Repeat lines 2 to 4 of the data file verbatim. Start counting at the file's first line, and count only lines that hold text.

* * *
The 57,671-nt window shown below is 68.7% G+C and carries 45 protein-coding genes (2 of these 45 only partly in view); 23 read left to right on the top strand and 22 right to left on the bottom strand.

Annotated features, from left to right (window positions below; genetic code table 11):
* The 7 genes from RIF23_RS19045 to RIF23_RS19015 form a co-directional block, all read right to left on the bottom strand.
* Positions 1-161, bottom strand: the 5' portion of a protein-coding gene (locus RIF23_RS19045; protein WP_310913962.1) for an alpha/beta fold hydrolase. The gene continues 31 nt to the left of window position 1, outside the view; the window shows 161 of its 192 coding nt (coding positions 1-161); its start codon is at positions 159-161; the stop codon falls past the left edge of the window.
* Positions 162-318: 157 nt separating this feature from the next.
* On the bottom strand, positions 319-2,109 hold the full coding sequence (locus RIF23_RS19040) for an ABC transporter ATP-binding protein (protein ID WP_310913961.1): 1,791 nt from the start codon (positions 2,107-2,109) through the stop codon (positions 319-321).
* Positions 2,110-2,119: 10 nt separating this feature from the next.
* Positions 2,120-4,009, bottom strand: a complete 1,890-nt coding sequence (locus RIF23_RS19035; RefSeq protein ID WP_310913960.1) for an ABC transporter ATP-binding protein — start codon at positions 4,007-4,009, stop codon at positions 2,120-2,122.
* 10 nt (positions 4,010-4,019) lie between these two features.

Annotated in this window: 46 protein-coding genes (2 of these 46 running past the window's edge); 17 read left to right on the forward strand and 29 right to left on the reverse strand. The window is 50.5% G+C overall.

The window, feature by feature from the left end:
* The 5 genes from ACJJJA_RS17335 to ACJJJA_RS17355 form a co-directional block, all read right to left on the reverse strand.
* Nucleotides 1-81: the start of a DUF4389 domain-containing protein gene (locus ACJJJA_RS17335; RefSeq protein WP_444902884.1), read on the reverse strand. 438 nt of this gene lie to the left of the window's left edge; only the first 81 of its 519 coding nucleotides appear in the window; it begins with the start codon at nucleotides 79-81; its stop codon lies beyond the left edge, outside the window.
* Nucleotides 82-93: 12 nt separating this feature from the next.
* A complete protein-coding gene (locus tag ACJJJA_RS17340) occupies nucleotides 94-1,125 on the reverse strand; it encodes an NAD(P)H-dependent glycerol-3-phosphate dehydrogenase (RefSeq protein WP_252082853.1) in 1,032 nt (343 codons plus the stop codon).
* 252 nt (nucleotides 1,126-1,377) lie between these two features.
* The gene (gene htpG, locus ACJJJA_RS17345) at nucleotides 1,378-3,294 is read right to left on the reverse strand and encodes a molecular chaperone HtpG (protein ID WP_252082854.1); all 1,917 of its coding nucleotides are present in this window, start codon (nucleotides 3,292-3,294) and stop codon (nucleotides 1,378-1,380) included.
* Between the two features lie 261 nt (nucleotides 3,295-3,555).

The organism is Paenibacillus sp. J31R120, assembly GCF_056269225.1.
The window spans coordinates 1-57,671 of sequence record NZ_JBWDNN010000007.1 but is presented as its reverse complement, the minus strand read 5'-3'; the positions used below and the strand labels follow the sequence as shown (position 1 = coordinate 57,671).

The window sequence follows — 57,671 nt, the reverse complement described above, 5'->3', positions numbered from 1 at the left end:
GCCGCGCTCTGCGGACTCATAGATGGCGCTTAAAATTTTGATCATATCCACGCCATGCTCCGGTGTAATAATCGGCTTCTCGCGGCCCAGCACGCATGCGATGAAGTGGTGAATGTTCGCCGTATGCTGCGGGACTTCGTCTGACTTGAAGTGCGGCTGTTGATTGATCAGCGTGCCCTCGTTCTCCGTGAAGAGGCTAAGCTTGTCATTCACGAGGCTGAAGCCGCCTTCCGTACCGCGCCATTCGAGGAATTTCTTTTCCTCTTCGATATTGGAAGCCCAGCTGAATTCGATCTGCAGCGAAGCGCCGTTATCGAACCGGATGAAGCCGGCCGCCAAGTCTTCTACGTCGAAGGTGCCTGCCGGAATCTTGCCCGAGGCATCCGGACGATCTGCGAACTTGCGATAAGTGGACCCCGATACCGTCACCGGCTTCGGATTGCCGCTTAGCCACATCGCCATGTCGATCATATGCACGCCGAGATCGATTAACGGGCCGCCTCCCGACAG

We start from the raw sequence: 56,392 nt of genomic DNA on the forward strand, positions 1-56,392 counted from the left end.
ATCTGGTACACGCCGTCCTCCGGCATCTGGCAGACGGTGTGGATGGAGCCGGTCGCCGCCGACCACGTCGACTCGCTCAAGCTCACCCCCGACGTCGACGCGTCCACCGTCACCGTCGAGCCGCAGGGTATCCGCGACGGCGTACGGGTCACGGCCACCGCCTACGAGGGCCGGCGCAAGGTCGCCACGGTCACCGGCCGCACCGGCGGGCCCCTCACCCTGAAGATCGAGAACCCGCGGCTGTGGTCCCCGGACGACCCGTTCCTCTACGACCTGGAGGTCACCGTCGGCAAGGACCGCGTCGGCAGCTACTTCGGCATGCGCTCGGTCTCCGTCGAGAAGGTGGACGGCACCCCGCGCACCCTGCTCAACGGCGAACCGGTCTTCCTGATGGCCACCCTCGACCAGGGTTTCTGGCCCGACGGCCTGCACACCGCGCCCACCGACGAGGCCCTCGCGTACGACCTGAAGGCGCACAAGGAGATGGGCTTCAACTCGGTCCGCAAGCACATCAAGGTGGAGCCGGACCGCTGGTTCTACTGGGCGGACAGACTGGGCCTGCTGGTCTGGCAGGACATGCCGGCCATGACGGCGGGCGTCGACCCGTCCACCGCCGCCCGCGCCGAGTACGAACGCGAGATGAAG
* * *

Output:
Annotated features, from left to right (window positions below; genetic code table 11):
* The 7 genes from RIF23_RS19045 to RIF23_RS19015 form a co-directional block, all read right to left on the bottom strand.
* Positions 1-161, bottom strand: the 5' portion of a protein-coding gene (locus RIF23_RS19045; protein WP_310913962.1) for an alpha/beta fold hydrolase. The gene continues 31 nt to the left of window position 1, outside the view; the window shows 161 of its 192 coding nt (coding positions 1-161); its start codon is at positions 159-161; the stop codon falls past the left edge of the window.